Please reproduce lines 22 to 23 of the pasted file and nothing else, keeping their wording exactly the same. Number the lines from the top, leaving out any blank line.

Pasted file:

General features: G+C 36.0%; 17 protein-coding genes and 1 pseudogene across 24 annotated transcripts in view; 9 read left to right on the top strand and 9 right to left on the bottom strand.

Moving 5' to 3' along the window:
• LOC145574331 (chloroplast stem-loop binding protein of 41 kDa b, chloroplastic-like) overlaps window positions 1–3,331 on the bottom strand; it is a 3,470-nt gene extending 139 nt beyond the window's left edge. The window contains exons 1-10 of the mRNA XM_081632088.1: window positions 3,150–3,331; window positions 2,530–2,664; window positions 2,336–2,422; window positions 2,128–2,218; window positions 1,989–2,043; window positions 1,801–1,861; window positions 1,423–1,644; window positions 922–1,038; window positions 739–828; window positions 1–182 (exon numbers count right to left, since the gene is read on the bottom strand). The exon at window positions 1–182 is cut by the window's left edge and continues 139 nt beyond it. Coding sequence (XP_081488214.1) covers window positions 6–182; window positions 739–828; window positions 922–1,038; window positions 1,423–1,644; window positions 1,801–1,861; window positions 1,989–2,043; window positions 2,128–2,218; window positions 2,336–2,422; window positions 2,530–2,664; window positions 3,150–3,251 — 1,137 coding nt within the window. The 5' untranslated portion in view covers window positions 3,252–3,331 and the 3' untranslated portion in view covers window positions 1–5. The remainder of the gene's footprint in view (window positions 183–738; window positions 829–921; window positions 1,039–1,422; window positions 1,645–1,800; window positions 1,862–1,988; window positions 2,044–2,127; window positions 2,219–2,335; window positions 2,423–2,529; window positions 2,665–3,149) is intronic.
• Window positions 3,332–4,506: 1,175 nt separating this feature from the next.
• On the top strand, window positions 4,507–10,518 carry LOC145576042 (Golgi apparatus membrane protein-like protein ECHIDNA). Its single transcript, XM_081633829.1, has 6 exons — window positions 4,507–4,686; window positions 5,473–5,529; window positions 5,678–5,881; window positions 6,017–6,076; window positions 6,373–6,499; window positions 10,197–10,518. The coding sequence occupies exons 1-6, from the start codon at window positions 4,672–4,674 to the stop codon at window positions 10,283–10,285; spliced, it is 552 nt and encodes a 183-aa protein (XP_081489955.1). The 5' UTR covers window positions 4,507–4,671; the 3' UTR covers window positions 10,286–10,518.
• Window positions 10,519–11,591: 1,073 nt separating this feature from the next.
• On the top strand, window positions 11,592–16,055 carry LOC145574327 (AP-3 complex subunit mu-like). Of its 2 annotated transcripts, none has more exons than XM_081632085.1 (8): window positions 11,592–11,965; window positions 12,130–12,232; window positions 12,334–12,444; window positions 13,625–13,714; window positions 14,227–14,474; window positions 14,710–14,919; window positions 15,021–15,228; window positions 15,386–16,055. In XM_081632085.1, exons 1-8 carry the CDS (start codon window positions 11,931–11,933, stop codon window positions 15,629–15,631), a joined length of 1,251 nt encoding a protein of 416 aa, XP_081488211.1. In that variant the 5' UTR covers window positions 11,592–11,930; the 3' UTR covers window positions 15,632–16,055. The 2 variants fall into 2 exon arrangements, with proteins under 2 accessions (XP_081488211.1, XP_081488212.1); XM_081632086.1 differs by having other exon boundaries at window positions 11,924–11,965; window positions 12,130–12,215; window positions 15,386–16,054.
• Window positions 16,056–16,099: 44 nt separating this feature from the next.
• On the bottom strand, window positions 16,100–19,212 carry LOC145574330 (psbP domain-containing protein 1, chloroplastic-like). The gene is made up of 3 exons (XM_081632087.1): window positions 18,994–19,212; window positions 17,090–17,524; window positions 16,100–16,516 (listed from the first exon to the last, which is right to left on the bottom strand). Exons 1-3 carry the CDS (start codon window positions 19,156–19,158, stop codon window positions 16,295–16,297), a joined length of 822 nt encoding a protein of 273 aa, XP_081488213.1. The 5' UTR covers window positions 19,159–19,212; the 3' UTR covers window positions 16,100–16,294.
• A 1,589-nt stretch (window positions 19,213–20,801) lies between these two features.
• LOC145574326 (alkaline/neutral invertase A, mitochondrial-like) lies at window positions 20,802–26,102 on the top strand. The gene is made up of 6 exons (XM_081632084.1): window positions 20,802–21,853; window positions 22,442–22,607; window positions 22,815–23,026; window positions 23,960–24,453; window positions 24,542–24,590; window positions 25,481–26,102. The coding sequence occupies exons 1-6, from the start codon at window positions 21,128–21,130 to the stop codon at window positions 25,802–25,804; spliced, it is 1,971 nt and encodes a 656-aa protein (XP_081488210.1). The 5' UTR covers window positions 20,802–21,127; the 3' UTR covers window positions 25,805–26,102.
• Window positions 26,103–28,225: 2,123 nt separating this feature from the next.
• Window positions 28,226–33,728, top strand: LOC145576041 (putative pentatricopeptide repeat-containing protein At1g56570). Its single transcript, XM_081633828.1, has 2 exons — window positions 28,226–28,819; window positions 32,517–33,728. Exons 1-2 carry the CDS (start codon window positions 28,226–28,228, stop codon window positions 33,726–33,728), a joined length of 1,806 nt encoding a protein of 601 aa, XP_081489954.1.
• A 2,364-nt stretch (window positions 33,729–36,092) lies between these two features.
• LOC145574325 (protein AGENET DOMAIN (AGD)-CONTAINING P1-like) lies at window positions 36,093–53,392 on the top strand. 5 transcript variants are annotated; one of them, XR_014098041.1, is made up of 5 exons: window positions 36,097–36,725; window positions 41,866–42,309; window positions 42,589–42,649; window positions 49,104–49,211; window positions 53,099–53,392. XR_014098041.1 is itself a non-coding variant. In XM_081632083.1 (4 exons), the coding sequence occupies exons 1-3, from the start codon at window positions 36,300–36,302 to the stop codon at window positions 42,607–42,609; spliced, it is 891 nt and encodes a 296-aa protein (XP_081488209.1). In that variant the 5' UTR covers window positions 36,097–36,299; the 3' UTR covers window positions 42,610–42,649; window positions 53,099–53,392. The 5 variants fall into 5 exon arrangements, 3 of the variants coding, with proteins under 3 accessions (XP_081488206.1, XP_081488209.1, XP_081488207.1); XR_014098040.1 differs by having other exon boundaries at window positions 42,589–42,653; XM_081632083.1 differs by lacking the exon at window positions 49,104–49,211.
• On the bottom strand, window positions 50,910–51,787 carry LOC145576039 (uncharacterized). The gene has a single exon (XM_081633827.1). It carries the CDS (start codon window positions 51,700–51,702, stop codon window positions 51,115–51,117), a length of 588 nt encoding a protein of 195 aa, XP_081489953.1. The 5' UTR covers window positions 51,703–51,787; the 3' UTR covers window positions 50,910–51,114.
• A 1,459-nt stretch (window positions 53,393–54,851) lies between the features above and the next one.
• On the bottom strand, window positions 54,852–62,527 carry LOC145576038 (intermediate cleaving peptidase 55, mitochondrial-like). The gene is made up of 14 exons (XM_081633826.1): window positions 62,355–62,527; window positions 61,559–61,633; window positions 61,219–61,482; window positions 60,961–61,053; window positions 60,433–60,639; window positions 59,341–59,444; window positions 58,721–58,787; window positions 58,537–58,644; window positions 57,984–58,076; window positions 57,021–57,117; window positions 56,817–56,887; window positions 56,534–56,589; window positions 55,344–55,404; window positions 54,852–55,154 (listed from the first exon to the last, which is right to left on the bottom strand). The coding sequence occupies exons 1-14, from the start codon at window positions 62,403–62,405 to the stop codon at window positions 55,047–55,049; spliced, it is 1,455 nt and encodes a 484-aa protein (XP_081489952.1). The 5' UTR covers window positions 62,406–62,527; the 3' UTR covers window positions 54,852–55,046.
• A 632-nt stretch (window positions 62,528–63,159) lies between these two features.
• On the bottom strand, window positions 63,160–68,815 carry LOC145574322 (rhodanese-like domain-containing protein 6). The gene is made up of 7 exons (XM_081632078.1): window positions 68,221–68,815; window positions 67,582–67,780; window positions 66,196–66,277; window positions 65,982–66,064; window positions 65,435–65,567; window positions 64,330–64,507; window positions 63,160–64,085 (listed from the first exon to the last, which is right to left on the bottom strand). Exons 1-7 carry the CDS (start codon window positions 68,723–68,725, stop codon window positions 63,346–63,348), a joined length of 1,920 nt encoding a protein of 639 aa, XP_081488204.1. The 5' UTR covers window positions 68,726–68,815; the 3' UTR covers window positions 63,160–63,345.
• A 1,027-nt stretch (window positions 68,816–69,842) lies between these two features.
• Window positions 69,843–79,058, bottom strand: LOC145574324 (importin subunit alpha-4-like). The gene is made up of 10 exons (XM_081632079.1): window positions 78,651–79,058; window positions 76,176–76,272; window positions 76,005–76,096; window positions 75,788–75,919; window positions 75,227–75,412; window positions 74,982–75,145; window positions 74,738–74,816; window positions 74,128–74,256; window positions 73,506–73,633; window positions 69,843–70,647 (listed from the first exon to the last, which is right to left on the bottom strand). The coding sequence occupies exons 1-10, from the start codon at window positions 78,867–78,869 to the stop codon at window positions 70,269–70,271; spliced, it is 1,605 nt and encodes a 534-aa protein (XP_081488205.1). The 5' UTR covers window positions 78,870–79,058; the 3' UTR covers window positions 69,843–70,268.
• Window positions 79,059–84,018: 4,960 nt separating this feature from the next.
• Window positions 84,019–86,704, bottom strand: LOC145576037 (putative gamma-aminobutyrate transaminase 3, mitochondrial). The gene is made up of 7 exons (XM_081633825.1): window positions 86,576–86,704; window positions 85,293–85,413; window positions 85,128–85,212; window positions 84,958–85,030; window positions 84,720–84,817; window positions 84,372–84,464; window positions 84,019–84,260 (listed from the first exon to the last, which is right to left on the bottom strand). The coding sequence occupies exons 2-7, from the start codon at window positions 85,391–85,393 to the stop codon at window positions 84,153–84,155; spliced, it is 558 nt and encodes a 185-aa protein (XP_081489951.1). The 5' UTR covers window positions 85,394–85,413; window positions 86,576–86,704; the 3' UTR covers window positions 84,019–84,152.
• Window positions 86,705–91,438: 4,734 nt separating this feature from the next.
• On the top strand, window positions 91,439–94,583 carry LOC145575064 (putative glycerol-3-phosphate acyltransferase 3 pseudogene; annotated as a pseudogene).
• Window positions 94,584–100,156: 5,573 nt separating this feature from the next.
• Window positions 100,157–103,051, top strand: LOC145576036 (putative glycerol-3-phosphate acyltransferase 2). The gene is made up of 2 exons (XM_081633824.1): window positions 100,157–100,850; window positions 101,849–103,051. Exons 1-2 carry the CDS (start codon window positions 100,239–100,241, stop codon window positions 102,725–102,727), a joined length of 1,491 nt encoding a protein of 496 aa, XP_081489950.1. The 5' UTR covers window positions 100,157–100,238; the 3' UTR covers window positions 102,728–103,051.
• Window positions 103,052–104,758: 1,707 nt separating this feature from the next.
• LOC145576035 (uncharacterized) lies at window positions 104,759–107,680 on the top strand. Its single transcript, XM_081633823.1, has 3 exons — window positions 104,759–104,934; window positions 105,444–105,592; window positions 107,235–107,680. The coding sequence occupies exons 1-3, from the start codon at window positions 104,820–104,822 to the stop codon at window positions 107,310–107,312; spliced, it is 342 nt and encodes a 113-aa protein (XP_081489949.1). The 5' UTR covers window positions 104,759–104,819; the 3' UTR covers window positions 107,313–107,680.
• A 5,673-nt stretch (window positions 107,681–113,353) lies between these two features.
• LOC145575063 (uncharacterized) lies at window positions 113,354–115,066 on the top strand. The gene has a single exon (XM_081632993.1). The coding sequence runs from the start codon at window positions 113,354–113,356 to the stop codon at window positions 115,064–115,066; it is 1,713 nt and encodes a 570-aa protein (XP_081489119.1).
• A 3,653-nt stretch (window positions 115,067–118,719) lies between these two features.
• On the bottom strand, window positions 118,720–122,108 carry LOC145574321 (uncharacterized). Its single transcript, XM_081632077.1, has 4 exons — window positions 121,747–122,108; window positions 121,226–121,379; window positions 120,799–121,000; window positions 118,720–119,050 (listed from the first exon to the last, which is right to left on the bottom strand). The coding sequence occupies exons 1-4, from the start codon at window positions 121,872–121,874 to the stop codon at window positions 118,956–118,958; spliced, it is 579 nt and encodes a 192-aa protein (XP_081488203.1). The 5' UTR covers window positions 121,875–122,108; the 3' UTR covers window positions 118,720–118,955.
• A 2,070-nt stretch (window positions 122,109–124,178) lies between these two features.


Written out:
• Window positions 69,843–79,058, bottom strand: LOC145574324 (importin subunit alpha-4-like). The gene is made up of 10 exons (XM_081632079.1): window positions 78,651–79,058; window positions 76,176–76,272; window positions 76,005–76,096; window positions 75,788–75,919; window positions 75,227–75,412; window positions 74,982–75,145; window positions 74,738–74,816; window positions 74,128–74,256; window positions 73,506–73,633; window positions 69,843–70,647 (listed from the first exon to the last, which is right to left on the bottom strand). The coding sequence occupies exons 1-10, from the start codon at window positions 78,867–78,869 to the stop codon at window positions 70,269–70,271; spliced, it is 1,605 nt and encodes a 534-aa protein (XP_081488205.1). The 5' UTR covers window positions 78,870–79,058; the 3' UTR covers window positions 69,843–70,268.
• Window positions 79,059–84,018: 4,960 nt separating this feature from the next.